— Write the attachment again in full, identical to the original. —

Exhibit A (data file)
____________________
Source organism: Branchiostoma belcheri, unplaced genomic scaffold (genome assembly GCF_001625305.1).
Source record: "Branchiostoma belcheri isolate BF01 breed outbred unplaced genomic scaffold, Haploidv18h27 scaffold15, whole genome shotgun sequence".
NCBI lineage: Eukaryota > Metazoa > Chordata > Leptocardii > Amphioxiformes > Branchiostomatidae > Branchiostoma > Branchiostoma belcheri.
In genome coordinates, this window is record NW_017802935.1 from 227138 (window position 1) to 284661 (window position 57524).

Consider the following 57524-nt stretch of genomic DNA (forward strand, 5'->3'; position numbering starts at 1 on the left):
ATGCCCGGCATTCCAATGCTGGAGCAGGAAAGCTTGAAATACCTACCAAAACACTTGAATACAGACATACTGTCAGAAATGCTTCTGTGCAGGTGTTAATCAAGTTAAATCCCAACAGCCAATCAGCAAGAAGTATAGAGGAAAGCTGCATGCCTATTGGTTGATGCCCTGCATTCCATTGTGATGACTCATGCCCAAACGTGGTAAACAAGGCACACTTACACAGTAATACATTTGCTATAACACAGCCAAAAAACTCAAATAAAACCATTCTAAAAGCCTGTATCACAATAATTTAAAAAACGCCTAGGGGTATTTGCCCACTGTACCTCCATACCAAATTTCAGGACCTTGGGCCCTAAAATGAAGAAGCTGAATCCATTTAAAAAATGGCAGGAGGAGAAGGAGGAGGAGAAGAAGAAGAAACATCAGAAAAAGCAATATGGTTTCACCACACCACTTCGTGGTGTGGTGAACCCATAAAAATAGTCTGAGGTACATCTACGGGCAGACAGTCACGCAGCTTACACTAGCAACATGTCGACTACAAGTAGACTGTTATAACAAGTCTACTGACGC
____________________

Source organism: Branchiostoma belcheri, unplaced genomic scaffold (genome assembly GCF_001625305.1).
Source record: "Branchiostoma belcheri isolate BF01 breed outbred unplaced genomic scaffold, Haploidv18h27 scaffold15, whole genome shotgun sequence".
NCBI lineage: Eukaryota > Metazoa > Chordata > Leptocardii > Amphioxiformes > Branchiostomatidae > Branchiostoma > Branchiostoma belcheri.
In genome coordinates, this window is record NW_017802935.1 from 227138 (window position 1) to 284661 (window position 57524).

Consider the following 57524-nt stretch of genomic DNA (forward strand, 5'->3'; position numbering starts at 1 on the left):
ATGCCCGGCATTCCAATGCTGGAGCAGGAAAGCTTGAAATACCTACCAAAACACTTGAATACAGACATACTGTCAGAAATGCTTCTGTGCAGGTGTTAATCAAGTTAAATCCCAACAGCCAATCAGCAAGAAGTATAGAGGAAAGCTGCATGCCTATTGGTTGATGCCCTGCATTCCATTGTGATGACTCATGCCCAAACGTGGTAAACAAGGCACACTTACACAGTAATACATTTGCTATAACACAGCCAAAAAACTCAAATAAAACCATTCTAAAAGCCTGTATCACAATAATTTAAAAAACGCCTAGGGGTATTTGCCCACTGTACCTCCATACCAAATTTCAGGACCTTGGGCCCTAAAATGAAGAAGCTGAATCCATTTAAAAAATGGCAGGAGGAGAAGGAGGAGGAGAAGAAGAAGAAACATCAGAAAAAGCAATATGGTTTCACCACACCACTTCGTGGTGTGGTGAACCCATAAAAATAGTCTGAGGTACATCTACGGGCAGACAGTCACGCAGCTTACACTAGCAACATGTCGACTACAAGTAGACTGTTATAACAAGTCTACTGACGC